THE START OF SOMETHING NEW
The recent fighting in Lebanon may have looked to some like old news, just another battle in the long-running Arab-Israeli war. But it also represented something much more disturbing: the start of a new war between Israel and Iran.
The Israeli defense establishment, which regards Hezbollah as a frontal commando unit of the Iranian Revolutionary Guards, certainly saw things this way. The Iranians may not have been physically present on the frontlines in Lebanon, but they were active there nonetheless. A number of Revolutionary Guard members were killed in the Israeli incursion into the town of Baalbek (close to the Syrian border) on August 1, and Israeli intelligence claims that Iranians helped Hezbollah fire the land-to-sea missile that almost destroyed an Israeli warship in mid-July. Most of Hezbollah's arms -- including modern antitank weapons and the thousands of rockets that rained down on Israel -- came from Iran (as well as Syria). Iranian advisers had spent years helping Hezbollah train and build fortified positions throughout southern Lebanon.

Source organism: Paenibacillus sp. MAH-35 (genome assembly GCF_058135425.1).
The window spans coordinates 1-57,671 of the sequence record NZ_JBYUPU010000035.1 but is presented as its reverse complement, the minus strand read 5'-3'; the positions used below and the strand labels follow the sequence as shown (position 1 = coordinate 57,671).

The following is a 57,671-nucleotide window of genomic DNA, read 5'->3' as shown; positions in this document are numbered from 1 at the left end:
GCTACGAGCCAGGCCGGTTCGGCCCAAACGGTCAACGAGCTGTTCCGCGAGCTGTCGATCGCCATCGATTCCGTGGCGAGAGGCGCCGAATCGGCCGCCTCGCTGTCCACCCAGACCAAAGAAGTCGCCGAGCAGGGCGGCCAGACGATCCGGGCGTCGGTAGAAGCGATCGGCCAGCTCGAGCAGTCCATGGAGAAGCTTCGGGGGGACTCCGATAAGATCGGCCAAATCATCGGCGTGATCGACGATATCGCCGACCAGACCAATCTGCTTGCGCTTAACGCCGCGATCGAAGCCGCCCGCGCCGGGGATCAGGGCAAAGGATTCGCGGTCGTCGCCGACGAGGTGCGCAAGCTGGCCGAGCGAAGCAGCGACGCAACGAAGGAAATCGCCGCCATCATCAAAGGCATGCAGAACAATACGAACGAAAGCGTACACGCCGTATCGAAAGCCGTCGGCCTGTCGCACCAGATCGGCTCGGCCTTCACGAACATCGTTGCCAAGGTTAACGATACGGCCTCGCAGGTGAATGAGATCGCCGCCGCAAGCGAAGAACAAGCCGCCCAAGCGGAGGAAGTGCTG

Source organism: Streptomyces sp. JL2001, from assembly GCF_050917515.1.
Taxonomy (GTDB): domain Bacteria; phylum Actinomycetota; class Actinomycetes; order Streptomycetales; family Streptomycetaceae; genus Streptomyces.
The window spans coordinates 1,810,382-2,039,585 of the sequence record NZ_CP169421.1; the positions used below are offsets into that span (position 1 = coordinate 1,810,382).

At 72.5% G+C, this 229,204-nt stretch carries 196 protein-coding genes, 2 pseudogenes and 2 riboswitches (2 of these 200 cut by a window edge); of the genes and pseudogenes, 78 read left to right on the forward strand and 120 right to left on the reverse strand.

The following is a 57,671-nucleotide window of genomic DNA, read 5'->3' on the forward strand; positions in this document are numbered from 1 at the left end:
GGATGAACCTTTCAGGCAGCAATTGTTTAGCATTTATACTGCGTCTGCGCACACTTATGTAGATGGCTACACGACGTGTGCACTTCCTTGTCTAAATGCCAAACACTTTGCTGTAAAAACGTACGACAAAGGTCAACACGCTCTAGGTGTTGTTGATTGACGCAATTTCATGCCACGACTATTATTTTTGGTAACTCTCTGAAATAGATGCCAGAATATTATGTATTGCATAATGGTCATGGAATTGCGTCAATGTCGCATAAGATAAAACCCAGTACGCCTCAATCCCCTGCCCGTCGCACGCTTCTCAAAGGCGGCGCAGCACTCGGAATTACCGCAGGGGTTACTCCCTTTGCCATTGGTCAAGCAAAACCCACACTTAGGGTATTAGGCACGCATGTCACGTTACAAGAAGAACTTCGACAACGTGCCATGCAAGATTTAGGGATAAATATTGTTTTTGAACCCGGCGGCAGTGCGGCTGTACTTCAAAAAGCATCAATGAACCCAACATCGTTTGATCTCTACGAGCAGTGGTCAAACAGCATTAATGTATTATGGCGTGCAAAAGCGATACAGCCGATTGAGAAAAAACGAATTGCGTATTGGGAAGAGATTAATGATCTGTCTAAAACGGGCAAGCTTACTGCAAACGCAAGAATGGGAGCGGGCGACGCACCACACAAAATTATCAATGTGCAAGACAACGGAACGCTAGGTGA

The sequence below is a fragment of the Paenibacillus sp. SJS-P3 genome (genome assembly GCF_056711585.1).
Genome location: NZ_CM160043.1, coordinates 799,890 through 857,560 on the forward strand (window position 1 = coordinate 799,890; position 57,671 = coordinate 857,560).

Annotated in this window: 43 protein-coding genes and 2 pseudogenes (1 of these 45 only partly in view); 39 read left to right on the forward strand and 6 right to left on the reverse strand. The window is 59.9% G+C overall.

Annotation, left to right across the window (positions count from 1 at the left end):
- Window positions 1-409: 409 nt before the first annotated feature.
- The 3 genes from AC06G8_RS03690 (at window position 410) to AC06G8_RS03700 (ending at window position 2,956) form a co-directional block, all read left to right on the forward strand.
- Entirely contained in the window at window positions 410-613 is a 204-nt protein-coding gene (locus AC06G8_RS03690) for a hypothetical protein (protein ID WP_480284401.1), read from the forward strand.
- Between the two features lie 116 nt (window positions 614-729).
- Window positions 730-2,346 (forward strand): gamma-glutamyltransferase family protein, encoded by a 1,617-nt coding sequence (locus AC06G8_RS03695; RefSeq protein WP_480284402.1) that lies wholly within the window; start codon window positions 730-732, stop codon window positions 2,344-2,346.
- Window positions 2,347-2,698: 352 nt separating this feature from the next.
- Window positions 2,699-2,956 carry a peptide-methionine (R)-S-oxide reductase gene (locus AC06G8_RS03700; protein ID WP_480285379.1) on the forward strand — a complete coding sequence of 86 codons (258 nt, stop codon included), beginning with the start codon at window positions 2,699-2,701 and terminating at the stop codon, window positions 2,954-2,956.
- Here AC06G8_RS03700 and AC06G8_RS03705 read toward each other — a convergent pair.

Iran, in fact, has been heading steadily toward a confrontation with Israel for some time now, and its aid to Hezbollah was meant to ensure that it would have a ready strategic response if Israel took action against it. From Israel's perspective, it is lucky that the war broke out when it did. Things would have been quite different if Hezbollah's patron had already been armed with nuclear weapons and the means to deliver them. From Iran's perspective, accordingly, the conflict started too soon. Contrary to conventional wisdom, Tehran did not give Hezbollah's leader, Sheik Hassan Nasrallah, permission to launch a major operation against Israel on July 12. Hezbollah's strike -- which resulted in the kidnapping of two Israeli soldiers and the killing of several others -- was supposed to be
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